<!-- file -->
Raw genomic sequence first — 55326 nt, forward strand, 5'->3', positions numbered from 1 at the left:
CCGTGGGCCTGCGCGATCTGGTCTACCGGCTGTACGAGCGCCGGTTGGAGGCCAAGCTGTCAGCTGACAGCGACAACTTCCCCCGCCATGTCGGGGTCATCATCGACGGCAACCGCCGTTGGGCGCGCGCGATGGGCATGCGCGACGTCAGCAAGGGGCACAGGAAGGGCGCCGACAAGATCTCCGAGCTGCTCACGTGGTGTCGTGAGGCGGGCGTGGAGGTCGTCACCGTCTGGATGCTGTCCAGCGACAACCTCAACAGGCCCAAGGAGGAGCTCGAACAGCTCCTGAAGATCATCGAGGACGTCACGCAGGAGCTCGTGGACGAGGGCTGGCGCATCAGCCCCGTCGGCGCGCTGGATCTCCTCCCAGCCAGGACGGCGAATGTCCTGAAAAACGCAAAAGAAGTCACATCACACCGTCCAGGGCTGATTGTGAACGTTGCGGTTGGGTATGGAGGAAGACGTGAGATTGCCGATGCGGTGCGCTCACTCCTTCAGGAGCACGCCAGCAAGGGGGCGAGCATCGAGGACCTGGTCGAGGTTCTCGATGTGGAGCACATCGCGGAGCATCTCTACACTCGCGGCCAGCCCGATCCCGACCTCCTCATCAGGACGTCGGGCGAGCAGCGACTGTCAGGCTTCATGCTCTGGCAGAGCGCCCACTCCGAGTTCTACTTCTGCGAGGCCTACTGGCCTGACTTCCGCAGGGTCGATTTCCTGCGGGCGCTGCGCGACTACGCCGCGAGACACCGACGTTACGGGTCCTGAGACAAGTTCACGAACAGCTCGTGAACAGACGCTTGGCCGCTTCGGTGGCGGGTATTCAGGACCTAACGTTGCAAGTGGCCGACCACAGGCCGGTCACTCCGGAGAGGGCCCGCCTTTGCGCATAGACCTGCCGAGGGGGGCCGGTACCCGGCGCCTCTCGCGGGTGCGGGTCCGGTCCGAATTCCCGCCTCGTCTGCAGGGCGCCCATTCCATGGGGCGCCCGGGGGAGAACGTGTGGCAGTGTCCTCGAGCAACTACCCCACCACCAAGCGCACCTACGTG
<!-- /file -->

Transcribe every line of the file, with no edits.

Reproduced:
Raw genomic sequence first — 55326 nt, forward strand, 5'->3', positions numbered from 1 at the left:
CCGTGGGCCTGCGCGATCTGGTCTACCGGCTGTACGAGCGCCGGTTGGAGGCCAAGCTGTCAGCTGACAGCGACAACTTCCCCCGCCATGTCGGGGTCATCATCGACGGCAACCGCCGTTGGGCGCGCGCGATGGGCATGCGCGACGTCAGCAAGGGGCACAGGAAGGGCGCCGACAAGATCTCCGAGCTGCTCACGTGGTGTCGTGAGGCGGGCGTGGAGGTCGTCACCGTCTGGATGCTGTCCAGCGACAACCTCAACAGGCCCAAGGAGGAGCTCGAACAGCTCCTGAAGATCATCGAGGACGTCACGCAGGAGCTCGTGGACGAGGGCTGGCGCATCAGCCCCGTCGGCGCGCTGGATCTCCTCCCAGCCAGGACGGCGAATGTCCTGAAAAACGCAAAAGAAGTCACATCACACCGTCCAGGGCTGATTGTGAACGTTGCGGTTGGGTATGGAGGAAGACGTGAGATTGCCGATGCGGTGCGCTCACTCCTTCAGGAGCACGCCAGCAAGGGGGCGAGCATCGAGGACCTGGTCGAGGTTCTCGATGTGGAGCACATCGCGGAGCATCTCTACACTCGCGGCCAGCCCGATCCCGACCTCCTCATCAGGACGTCGGGCGAGCAGCGACTGTCAGGCTTCATGCTCTGGCAGAGCGCCCACTCCGAGTTCTACTTCTGCGAGGCCTACTGGCCTGACTTCCGCAGGGTCGATTTCCTGCGGGCGCTGCGCGACTACGCCGCGAGACACCGACGTTACGGGTCCTGAGACAAGTTCACGAACAGCTCGTGAACAGACGCTTGGCCGCTTCGGTGGCGGGTATTCAGGACCTAACGTTGCAAGTGGCCGACCACAGGCCGGTCACTCCGGAGAGGGCCCGCCTTTGCGCATAGACCTGCCGAGGGGGGCCGGTACCCGGCGCCTCTCGCGGGTGCGGGTCCGGTCCGAATTCCCGCCTCGTCTGCAGGGCGCCCATTCCATGGGGCGCCCGGGGGAGAACGTGTGGCAGTGTCCTCGAGCAACTACCCCACCACCAAGCGCACCTACGTG